The unadulterated Android web browser has proved to be pretty good in phone after phone, and so it is here, with easy access to the zoom icons and magnifying panel by brushing the screen. But there's also an additional tab that LG's added at the side that opens up a new transparent menu to give you forward and back, refresh, favourites and additional windows, as well as a host of extra settings.
Web browsing is satisfactory, although pages are slow to render
The browser's main problem – besides the lack of support for Flash video, but it's hardly alone in that – is that the screen's wayward sensitivity isn't always up to the job. All too often we thought we'd clicked one link only to have an adjacent one open up, or press and have nothing happen. It tended to be slow to render pages too, even when connected by Wi-Fi to a fast Internet connection.
The camera may not reach the heights of LG's premium range snappers in its Viewty range, but it offers decent enough quality and it's got a few interesting features. It is, however, one of the slowest to open that we've come across on a current smartphone – around six seconds from a standing start. It has autofocus, but takes around four seconds to focus and take a pic. So, all in all, it's not great for quick snaps.
There's a macro mode, geo-tagging, and a panorama function, which takes three pictures as you move through an angle of about 90 degrees. It has smile detection and face tagging, which is supposed to match pictures to those in your contacts book. It sounds like a nice idea, but you'll need to tag them first, so it can be a bit labour intensive. Video records at 30fps, offering surprisingly smooth imaging. Like the photos, there are easy options for sharing via email, MMS or with your social networks.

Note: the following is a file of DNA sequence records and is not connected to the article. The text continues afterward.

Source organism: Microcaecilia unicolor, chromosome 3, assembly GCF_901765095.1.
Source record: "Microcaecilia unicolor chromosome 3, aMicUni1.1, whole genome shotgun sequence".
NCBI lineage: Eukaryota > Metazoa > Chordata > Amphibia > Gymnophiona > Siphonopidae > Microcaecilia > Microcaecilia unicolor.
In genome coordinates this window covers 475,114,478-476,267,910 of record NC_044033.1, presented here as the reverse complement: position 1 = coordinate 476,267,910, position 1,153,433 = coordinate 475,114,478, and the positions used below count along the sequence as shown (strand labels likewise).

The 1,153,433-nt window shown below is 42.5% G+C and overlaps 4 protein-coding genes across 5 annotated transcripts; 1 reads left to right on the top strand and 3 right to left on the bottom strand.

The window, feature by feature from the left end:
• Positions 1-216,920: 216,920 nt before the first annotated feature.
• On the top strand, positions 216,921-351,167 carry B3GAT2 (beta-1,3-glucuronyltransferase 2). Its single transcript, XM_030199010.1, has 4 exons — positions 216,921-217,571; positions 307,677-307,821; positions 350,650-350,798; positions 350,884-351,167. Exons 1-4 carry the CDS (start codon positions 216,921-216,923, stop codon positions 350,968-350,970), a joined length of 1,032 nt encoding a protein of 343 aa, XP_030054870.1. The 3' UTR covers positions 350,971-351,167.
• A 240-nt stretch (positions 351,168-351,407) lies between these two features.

The gallery shows off pictures and videos in a sort of angled widescreen format if you turn the phone on its side, which looks mighty nice, as does its playback for the most part. It can handle DivX, Xvid, MP4, WMV, H.263 and H.264 video formats as well as MP3, AMR, AAC, AAC+, WAV and WMA audio files.
LG's first Android: a bit underpowered but socially acceptable
We still like the Android music player with its big buttons and intuitive menu, and the way you can press and hold an artist's name to initiate a search for additional content by them on the web or YouTube. It's starting to seem awfully familiar now though and could benefit from a bit of a restyling – a graphic equaliser you could access directly from each track would be nice. The sound through the supplied headphones is a little on the muddy side and lacking in clarity, though thankfully it's easy to rectify this with a decent set of headphones plugged into the 3.5mm jack socket.
LG's rather lovely FM radio with its touchy feely tuning dial and half a dozen presets is present and correct and extra features include a basic version of QuickOffice which allows you to view but not create documents, and the Moxier suite of syncing, calendar, contacts and mailing apps.
Call quality was surprisingly poor, due for the most part to the speaker. If you crank it up full – and you'll need to, unless you have cat-like hearing powers – voices invariably sound a little muddied and there's a harshness to the tone that we haven't heard on a quality phone for a while. Battery life was pretty decent overall, and it delivered just a little under two full days of fairly intensive use, even with Wi-Fi switched on for most of that time.
The LG GW620’s accessible price means that this may prove to be the first move into the wonderful world of smartphones for many and, as such, it's has most of the features we'd expect, even if not all of them work as well as we'd expect. The keyboard is a gem, easy to use and jam packed with keys, and the social networking elements are better than many, but the resistive screen can be irritatingly insensitive and the processor can be annoyingly slow. ®